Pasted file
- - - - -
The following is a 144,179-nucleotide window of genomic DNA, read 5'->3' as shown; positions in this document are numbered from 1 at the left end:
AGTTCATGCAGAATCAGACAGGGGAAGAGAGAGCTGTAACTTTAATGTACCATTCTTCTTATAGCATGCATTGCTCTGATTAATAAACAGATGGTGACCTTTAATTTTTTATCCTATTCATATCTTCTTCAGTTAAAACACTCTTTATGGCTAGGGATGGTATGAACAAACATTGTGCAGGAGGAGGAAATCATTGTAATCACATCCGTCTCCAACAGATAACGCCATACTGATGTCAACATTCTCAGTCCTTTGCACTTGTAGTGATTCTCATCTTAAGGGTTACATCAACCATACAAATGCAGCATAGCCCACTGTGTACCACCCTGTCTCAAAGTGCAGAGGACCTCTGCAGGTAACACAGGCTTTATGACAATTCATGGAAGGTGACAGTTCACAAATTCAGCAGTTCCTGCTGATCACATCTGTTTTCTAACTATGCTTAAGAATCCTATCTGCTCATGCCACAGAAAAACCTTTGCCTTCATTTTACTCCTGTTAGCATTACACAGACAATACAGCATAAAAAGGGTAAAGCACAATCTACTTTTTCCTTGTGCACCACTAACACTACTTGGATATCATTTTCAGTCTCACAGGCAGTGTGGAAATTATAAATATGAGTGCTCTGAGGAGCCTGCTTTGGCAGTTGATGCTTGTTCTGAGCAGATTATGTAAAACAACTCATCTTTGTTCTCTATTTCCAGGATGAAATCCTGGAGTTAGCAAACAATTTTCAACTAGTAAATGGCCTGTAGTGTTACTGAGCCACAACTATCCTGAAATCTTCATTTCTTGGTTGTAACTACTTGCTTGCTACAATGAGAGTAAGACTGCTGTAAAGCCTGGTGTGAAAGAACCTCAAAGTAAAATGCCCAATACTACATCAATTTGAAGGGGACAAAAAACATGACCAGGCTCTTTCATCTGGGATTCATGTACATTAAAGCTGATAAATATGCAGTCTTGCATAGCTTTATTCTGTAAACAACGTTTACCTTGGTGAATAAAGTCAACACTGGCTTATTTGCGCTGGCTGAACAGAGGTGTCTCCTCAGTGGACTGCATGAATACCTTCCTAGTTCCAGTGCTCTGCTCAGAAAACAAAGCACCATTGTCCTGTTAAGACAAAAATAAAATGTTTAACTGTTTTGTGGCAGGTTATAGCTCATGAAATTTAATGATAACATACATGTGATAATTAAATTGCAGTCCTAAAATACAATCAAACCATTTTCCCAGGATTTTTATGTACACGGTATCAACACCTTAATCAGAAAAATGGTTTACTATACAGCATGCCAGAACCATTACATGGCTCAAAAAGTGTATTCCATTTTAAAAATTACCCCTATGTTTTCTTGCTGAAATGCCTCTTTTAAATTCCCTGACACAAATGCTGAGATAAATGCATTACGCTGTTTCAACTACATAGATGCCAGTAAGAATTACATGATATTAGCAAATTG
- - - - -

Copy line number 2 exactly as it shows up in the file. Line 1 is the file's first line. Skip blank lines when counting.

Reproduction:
AGTTCATGCAGAATCAGACAGGGGAAGAGAGAGCTGTAACTTTAATGTACCATTCTTCTTATAGCATGCATTGCTCTGATTAATAAACAGATGGTGACCTTTAATTTTTTATCCTATTCATATCTTCTTCAGTTAAAACACTCTTTATGGCTAGGGATGGTATGAACAAACATTGTGCAGGAGGAGGAAATCATTGTAATCACATCCGTCTCCAACAGATAACGCCATACTGATGTCAACATTCTCAGTCCTTTGCACTTGTAGTGATTCTCATCTTAAGGGTTACATCAACCATACAAATGCAGCATAGCCCACTGTGTACCACCCTGTCTCAAAGTGCAGAGGACCTCTGCAGGTAACACAGGCTTTATGACAATTCATGGAAGGTGACAGTTCACAAATTCAGCAGTTCCTGCTGATCACATCTGTTTTCTAACTATGCTTAAGAATCCTATCTGCTCATGCCACAGAAAAACCTTTGCCTTCATTTTACTCCTGTTAGCATTACACAGACAATACAGCATAAAAAGGGTAAAGCACAATCTACTTTTTCCTTGTGCACCACTAACACTACTTGGATATCATTTTCAGTCTCACAGGCAGTGTGGAAATTATAAATATGAGTGCTCTGAGGAGCCTGCTTTGGCAGTTGATGCTTGTTCTGAGCAGATTATGTAAAACAACTCATCTTTGTTCTCTATTTCCAGGATGAAATCCTGGAGTTAGCAAACAATTTTCAACTAGTAAATGGCCTGTAGTGTTACTGAGCCACAACTATCCTGAAATCTTCATTTCTTGGTTGTAACTACTTGCTTGCTACAATGAGAGTAAGACTGCTGTAAAGCCTGGTGTGAAAGAACCTCAAAGTAAAATGCCCAATACTACATCAATTTGAAGGGGACAAAAAACATGACCAGGCTCTTTCATCTGGGATTCATGTACATTAAAGCTGATAAATATGCAGTCTTGCATAGCTTTATTCTGTAAACAACGTTTACCTTGGTGAATAAAGTCAACACTGGCTTATTTGCGCTGGCTGAACAGAGGTGTCTCCTCAGTGGACTGCATGAATACCTTCCTAGTTCCAGTGCTCTGCTCAGAAAACAAAGCACCATTGTCCTGTTAAGACAAAAATAAAATGTTTAACTGTTTTGTGGCAGGTTATAGCTCATGAAATTTAATGATAACATACATGTGATAATTAAATTGCAGTCCTAAAATACAATCAAACCATTTTCCCAGGATTTTTATGTACACGGTATCAACACCTTAATCAGAAAAATGGTTTACTATACAGCATGCCAGAACCATTACATGGCTCAAAAAGTGTATTCCATTTTAAAAATTACCCCTATGTTTTCTTGCTGAAATGCCTCTTTTAAATTCCCTGACACAAATGCTGAGATAAATGCATTACGCTGTTTCAACTACATAGATGCCAGTAAGAATTACATGATATTAGCAAATTG